Aspergillosis-PDD-Psittacosis-Polyoma- New Castle disesase- Beak and Feather are all known to strike these wonderful creatures. Caution and Prevention are urged. Aspergillosis is high among Greys and Amazons due to the large intake of air with their playful nature and talking abilities. Seek PROFESSIONAL help with any labored breathing in this species.

Low Calcuim Levels:
Calcium plays a role in blood coagulation, maintains normal heart rhythm, transmits nerve impulses, calcifies egg shells, contracts the uterus during egg laying, and activates several enzyme systems. Seizures, as well as leg paralysis, have been associated with low blood calcium. Sudden collapse or fainting is characteristic of advanced calcium deficiency in Greys. Of all the species, Greys are most likely to suffer seizures from low blood calcium. Be very careful with calcium supplements. Indiscriminate and excessive use of these supplements is dangerous and could become life threatening. The only time a calcium supplement should be given to a companion bird is after an abnormally low blood level is diagnosed and an avian vet prescribes supplementation. The best way to prevent problems is to have a blood calcium level test done at the annual exam and to take your bird to the vet immediately at the first sign of illness. It is very important that a blood calcium test be performed at each annual exam, since calcium levels can change over time. Young birds will typically have a lower concentration than older companion birds.

Behavioral problems.
Feather Picking seems to be a problem with these highly emotional, and intelligent creatures. IT NOT caused by any one problem, but can linked to the simplest of things like new toys or curtains in their room. As the "Parront" you must find out the problem and try to solve it prior to it becoming a habit. Again, seek medical help fist to see if there may be an underlying condition causing the picking. Once tests come back clear, it is time to asses the birds surroundings and changes.

Cage size:
For babies you need to have a smaller cage since they are very clumsy, and need to be taught how to perch. It is often suggested that you line the bottom of the cages with towels and move the perches just inches off the bottom. When they become more self assured, and stable, it is recommended that you get a big cage, with bar spacing not exceeding 1 inch. Round cages and corner cages are not good for this species because they can easily bend the bars, and this could cause injury or death. Also, metal cage skirts are not suggested for this species because of their clumsy nature.

Toys:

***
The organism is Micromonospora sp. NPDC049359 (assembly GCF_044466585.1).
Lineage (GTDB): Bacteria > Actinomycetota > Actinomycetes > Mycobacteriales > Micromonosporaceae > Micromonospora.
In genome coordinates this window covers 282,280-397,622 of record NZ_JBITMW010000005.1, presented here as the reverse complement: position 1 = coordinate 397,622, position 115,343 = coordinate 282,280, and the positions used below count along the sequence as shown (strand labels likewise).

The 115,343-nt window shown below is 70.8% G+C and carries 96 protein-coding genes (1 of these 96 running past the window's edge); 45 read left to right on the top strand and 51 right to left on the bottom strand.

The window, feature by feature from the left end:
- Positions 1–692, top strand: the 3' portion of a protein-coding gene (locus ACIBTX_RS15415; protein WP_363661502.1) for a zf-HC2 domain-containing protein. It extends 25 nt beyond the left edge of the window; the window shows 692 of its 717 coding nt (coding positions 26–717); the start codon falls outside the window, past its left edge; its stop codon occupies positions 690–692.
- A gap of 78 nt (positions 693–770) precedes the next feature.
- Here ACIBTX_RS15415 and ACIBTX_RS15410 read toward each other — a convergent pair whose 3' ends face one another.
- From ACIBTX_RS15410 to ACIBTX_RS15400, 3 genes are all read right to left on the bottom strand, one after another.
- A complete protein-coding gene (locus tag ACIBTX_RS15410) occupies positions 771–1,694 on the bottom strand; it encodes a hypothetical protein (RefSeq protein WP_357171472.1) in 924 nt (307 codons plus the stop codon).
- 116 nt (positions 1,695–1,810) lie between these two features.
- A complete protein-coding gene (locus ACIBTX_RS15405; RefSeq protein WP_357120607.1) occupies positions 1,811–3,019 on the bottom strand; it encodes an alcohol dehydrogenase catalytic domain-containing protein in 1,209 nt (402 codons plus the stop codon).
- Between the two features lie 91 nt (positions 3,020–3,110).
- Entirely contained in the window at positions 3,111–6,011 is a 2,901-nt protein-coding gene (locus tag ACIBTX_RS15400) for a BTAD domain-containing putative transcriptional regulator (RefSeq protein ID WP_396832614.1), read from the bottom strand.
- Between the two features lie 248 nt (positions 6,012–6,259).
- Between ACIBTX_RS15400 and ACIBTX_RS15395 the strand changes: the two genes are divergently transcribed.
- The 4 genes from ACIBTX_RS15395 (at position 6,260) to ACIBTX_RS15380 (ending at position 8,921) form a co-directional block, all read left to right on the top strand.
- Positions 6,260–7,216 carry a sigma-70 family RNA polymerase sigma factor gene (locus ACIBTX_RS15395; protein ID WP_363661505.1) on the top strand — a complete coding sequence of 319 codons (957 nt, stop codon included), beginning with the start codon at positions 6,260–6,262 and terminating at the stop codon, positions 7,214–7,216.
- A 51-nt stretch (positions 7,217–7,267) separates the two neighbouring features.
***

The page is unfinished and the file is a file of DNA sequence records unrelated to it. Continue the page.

Each bird is different, but a large selection should be offered. They will pick what they want and ignore what they don't want. More times then not, a Grey will be frightened to a new toy, and it should be introduced gradually by first moving it into the birds sight, then near the cage, and then in the cage. If the Grey does not like the toy, remove it instead of thinking the bird will get used to it. Leaving this scary toy will most likely result in one or more of the topics that have been discussed in this profile. Should you choose to clip wings: Since African Greys are heavy birds, clipping too many feathers can severely impair flight and may lead to injuries as they may have a tendency to crash to the ground. If very young birds are wing clipped they may never gain full coordination and agility in flight. Finally, feather clipping should never be attempted by those inexperienced at it, as serious injury could result.

Last but not least:
Remember to love your Timneh African Grey more for its beauty, then for the possibilities it possesses. Some Greys will not talk, some will pluck. Many will face rehoming because of the failure of expectations placed on them, and the behavioral problems that can occur. More often then not, it is the human care giver that is at fault, and not the bird itself.

Books • "The Grey Parrot" by Wolfgang de Grahl, T.F.H. Publications, 5th edition, 1987 • "African Gray Parrots" by Annette Wolter, Barron's, First English edition, 1987 • "African Grey Parrots" by Paul R. Paradise, T.F.H. Publications, 1979 • "Guide to a Well-behaved Parrot" by Mattie Sue Athan, Barron's, 1993 • "Parrots of the World" by Joseph M. Forshaw, T.F.H. Publications, 1973

Articles

American Cage-Bird Magazine
Feature articles on African Greys:
Sept. 1987
Feb. 1989
April 1990
June 1990
January 1991
December 1991
January 1992
Other articles:
January 1993 pg. 66-68
May 1993 pg. 71-78
Bird Talk Magazine
Feature articles on African Greys:
March 1988
July 1989
Sept. 1993
Other articles:
August 1988 pgs. 93 -96
October 1988 pg. 12, pgs. 114 - 117
January 1990 pg. 14 - 16, pgs. 115 - 122
July 1990 pg. 119
February 1994 pg. 22, pgs. 46 - 50
"The Grey Play Round Table" - a newsletter dedicated to Greys For subscription information, please write:

The Grey Play Round Table
FDR Station
PO BOX 1744
New York, NY 10150-1744
FAX (212) 888-1784

"The African Ark" - newsletter of the African Parrot Society
Another good source for breeders/sellers. A good mixture of breeder and companion bird articles. Editor: Randy Karg
P.O. Box 204
Clarinda, IA 51632-2731

In Memory of Otis